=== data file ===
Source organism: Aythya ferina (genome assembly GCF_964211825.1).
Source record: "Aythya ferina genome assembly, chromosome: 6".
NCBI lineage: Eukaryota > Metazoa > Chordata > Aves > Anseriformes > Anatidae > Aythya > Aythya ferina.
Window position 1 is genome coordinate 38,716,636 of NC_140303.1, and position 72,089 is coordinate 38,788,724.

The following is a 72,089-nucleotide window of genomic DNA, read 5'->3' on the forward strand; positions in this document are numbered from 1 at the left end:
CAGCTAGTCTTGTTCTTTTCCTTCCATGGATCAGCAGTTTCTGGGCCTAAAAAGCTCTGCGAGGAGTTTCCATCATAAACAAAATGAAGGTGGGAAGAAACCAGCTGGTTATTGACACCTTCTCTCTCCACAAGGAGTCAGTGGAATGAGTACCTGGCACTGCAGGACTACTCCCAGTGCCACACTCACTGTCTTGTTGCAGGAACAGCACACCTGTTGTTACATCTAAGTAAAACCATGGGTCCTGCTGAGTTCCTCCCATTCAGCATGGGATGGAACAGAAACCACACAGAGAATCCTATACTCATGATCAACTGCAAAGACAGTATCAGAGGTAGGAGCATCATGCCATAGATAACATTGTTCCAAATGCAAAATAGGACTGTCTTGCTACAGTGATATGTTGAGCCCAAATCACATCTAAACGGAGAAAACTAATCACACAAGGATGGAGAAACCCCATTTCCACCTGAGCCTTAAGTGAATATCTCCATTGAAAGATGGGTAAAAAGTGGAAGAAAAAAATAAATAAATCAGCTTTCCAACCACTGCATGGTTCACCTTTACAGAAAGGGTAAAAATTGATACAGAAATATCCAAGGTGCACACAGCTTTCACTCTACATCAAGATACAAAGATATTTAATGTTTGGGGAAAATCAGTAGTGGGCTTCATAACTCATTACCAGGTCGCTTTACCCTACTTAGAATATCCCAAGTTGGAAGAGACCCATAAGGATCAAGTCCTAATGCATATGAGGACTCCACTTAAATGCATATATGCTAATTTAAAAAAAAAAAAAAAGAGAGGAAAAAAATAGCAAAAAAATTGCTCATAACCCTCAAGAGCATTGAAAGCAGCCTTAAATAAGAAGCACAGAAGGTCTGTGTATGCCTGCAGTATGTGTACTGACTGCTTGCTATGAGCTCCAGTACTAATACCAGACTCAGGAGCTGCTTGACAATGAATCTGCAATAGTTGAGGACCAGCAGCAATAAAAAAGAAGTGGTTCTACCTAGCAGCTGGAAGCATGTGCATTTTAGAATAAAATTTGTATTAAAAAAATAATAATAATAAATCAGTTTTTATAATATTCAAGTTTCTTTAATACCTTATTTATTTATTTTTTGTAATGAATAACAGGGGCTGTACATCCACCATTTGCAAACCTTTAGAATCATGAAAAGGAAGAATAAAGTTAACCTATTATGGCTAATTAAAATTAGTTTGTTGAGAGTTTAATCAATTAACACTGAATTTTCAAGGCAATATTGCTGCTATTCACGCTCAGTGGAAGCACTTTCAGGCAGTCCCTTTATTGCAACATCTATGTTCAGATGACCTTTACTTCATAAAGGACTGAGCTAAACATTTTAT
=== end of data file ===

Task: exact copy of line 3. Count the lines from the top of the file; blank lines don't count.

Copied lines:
NCBI lineage: Eukaryota > Metazoa > Chordata > Aves > Anseriformes > Anatidae > Aythya > Aythya ferina.